The Metro Times
Jane Slaughter -- Aug 17, 2011
I'm so glad the owners of Fountain Bistro haven't adopted the latest nomenclature of the architecture world, where a fountain is called a "water feature." Wonder if the designers of water features talk about the changing patterns of water play as the fountain's "skill sets."
No matter. One of the joys of dining at Fountain Bistro in Campus Martius is to watch the jets of H2O spurt up, seem to gather themselves into a bunch, and then abruptly drop like a stone. You can see the fountain from anywhere in the small restaurant, thanks to floor-to-ceiling windows. You might also catch volleyball players or any sort of downtown outdoors-niks enjoying the oasis that is Campus Martius, either from the air-conditioned inside or from the outdoor tables that are even closer to the water.
The bistro reopened in late June after shutting down for a kitchen revamp that now allows the staff to produce dinners as well as soups, salads and sandwiches. Management calls the short menu "French-inspired," but that's a stretch. Mostly it consists of items whose names would be familiar on a menu at Elias Brothers: burgers, shrimp cocktail, roast chicken, Caesar salad, tuna salad — though mussels and oysters can also be found. The difference, of course, is in the execution.
The salmon with sorrel sauce I had at Fountain Bistro on Aug. 2, 2011, was the best salmon I've ever eaten. It wasn't just the sauce, though that was a miracle of sharp plus creaminess (the Internet says sorrel tastes like kiwi or wild strawberries). The salmon itself was browned just right on top and perfectly timed to achieve flawless flakiness and avoid either dryness or underdone squeakiness. It was served with buttery haricots verts (skinny green beans) and cherry tomatoes that had been either grilled or sautéed to their great advantage.
Almost as wonderful was a lake trout amandine, milder but perfectly fried with hazelnut brown butter. (Note to menu writers: The fact that this dish contains almonds does not mean that "l" is the second letter of "amandine.") And though the Bistro's regular "frites" are fine but not memorable, the fingerlings fried in duck fat are of a different order. They're skinny circles (the thinner the potato, the more relative surface exposed to fat; this is the same principle that makes Ruffles better than non-ridged potato chips), and they're cooked with chewy prosciutto. My only complaint about this sublime dish is the boring standard ketchup served alongside — come on, chefs: You'd have fun creating your own!
The Bistro serves only four entrées (chicken and steak are the other two) and seven sandwiches. The two sandwiches we tried were both splendid. The "BLTA" is so overstuffed it has applewood-smoked bacon falling out the sides, and if the taste of the "A" (avocado aioli) gets lost in the process, I felt sure it was in there making its contribution somehow. In the mushroom ragoût sandwich, melted goat cheese and Brie complement the fungi, and if it's not actually a ragoût (a "thick, rich, well-seasoned stew of meat, poultry or fish that can be made with or without vegetables," says the Food Lover's Companion), we can nonetheless sympathize with the Bistro's desire to seem French. Other sandwiches are turkey melt (again with the bacon) and chicken pesto.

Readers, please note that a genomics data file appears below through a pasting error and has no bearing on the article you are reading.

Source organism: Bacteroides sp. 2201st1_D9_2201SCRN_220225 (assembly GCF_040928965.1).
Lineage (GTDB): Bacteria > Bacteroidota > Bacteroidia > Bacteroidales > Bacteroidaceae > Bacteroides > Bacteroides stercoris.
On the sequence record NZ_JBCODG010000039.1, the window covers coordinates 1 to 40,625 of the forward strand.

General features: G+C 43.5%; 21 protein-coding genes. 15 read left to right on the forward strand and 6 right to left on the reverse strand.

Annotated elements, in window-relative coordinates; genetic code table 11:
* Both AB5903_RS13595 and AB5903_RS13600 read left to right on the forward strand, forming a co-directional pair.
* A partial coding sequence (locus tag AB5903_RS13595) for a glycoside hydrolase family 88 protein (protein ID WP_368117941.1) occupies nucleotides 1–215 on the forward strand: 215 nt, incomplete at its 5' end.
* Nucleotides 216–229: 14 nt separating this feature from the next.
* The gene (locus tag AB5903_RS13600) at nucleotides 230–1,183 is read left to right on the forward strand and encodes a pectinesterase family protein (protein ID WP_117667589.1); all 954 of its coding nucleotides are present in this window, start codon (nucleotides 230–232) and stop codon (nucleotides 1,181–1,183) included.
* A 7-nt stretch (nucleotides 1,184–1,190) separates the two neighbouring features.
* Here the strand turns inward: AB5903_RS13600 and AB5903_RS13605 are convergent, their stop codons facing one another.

Besides the duck-fat frites, I had less luck with appetizers. Crab cakes were not bad — the right contrasting textures for inside and outside — but not very crabby-tasting. The shrimp Provençale were a bit tough, and lamb sliders quite well done. A warm goat cheese salad was heavily walnuted but neither the pear slices nor the dressing was as flavorful as could be desired.
You can see happy employees with Quicken Loans badges relaxing on the terrace during the Bistro's extra-long happy hour, 2-7 p.m. Monday-Friday, when appetizers are half-off, domestic beers are $2.50 and the house wine goes for $3. I went straight for that bargain and liked the big Black Ridge Cabernet from Napa Valley just fine. A majority of the reds are French, the whites come from all over, and a glass is $6-$11. Six beers are on draft (e.g., Edmund Fitzgerald Porter, Stella Artois), and there are a couple dozen different bottles.
An indoor-outdoor restaurant with a fountain view, affordable prices, a liquor license and an expansive happy hour — is this what downtown needs or what? The fact that the food, most of it, is fabulous is more than we could have hoped for.
Fountain Bistro is open Monday-Thursday 11 a.m. to 11 p.m., Friday-Saturday 11 a.m. to midnight, and 11 a.m. to 4 p.m. for brunch on Sunday, with a different, changing menu: omelets, French toast, eggs Benedict.
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